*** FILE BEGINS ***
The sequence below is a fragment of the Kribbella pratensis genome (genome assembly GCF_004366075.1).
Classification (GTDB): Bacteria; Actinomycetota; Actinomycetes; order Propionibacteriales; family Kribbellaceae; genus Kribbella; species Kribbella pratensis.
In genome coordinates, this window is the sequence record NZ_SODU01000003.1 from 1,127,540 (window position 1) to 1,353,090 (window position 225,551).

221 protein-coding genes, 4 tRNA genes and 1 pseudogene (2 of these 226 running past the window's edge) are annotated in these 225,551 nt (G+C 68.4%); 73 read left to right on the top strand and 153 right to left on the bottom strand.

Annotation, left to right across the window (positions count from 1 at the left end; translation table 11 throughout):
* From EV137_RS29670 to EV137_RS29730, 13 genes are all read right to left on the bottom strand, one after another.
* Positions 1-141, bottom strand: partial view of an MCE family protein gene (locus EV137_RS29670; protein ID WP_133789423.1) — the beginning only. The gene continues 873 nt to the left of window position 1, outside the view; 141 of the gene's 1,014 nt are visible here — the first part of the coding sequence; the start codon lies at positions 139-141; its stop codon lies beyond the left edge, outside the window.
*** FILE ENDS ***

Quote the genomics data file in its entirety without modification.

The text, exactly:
The sequence below is a fragment of the Kribbella pratensis genome (genome assembly GCF_004366075.1).
Classification (GTDB): Bacteria; Actinomycetota; Actinomycetes; order Propionibacteriales; family Kribbellaceae; genus Kribbella; species Kribbella pratensis.
In genome coordinates, this window is the sequence record NZ_SODU01000003.1 from 1,127,540 (window position 1) to 1,353,090 (window position 225,551).

221 protein-coding genes, 4 tRNA genes and 1 pseudogene (2 of these 226 running past the window's edge) are annotated in these 225,551 nt (G+C 68.4%); 73 read left to right on the top strand and 153 right to left on the bottom strand.

Annotation, left to right across the window (positions count from 1 at the left end; translation table 11 throughout):
* From EV137_RS29670 to EV137_RS29730, 13 genes are all read right to left on the bottom strand, one after another.
* Positions 1-141, bottom strand: partial view of an MCE family protein gene (locus EV137_RS29670; protein ID WP_133789423.1) — the beginning only. The gene continues 873 nt to the left of window position 1, outside the view; 141 of the gene's 1,014 nt are visible here — the first part of the coding sequence; the start codon lies at positions 139-141; its stop codon lies beyond the left edge, outside the window.